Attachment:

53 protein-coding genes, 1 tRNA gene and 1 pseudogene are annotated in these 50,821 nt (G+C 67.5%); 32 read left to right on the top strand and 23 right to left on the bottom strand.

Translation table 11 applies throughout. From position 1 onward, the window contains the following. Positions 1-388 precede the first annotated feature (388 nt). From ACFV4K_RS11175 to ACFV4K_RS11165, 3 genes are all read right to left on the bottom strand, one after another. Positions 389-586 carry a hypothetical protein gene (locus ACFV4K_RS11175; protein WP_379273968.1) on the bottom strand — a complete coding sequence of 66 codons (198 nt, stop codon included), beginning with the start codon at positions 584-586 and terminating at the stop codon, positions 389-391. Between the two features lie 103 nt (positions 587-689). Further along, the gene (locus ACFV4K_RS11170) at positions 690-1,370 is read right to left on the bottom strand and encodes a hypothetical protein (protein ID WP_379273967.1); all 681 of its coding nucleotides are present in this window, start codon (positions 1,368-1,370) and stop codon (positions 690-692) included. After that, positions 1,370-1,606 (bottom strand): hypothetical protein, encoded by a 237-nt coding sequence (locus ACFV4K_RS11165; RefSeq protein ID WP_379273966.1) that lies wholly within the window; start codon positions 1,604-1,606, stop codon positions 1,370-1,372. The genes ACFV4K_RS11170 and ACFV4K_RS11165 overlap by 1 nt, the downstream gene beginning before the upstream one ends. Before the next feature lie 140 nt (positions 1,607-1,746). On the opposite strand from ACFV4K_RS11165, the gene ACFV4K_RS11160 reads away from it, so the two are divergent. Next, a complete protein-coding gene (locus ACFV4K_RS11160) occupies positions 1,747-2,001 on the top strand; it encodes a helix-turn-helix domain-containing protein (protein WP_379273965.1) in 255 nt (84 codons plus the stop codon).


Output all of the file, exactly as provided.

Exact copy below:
53 protein-coding genes, 1 tRNA gene and 1 pseudogene are annotated in these 50,821 nt (G+C 67.5%); 32 read left to right on the top strand and 23 right to left on the bottom strand.

Translation table 11 applies throughout. From position 1 onward, the window contains the following. Positions 1-388 precede the first annotated feature (388 nt). From ACFV4K_RS11175 to ACFV4K_RS11165, 3 genes are all read right to left on the bottom strand, one after another. Positions 389-586 carry a hypothetical protein gene (locus ACFV4K_RS11175; protein WP_379273968.1) on the bottom strand — a complete coding sequence of 66 codons (198 nt, stop codon included), beginning with the start codon at positions 584-586 and terminating at the stop codon, positions 389-391. Between the two features lie 103 nt (positions 587-689). Further along, the gene (locus ACFV4K_RS11170) at positions 690-1,370 is read right to left on the bottom strand and encodes a hypothetical protein (protein ID WP_379273967.1); all 681 of its coding nucleotides are present in this window, start codon (positions 1,368-1,370) and stop codon (positions 690-692) included. After that, positions 1,370-1,606 (bottom strand): hypothetical protein, encoded by a 237-nt coding sequence (locus ACFV4K_RS11165; RefSeq protein ID WP_379273966.1) that lies wholly within the window; start codon positions 1,604-1,606, stop codon positions 1,370-1,372. The genes ACFV4K_RS11170 and ACFV4K_RS11165 overlap by 1 nt, the downstream gene beginning before the upstream one ends. Before the next feature lie 140 nt (positions 1,607-1,746). On the opposite strand from ACFV4K_RS11165, the gene ACFV4K_RS11160 reads away from it, so the two are divergent. Next, a complete protein-coding gene (locus ACFV4K_RS11160) occupies positions 1,747-2,001 on the top strand; it encodes a helix-turn-helix domain-containing protein (protein WP_379273965.1) in 255 nt (84 codons plus the stop codon).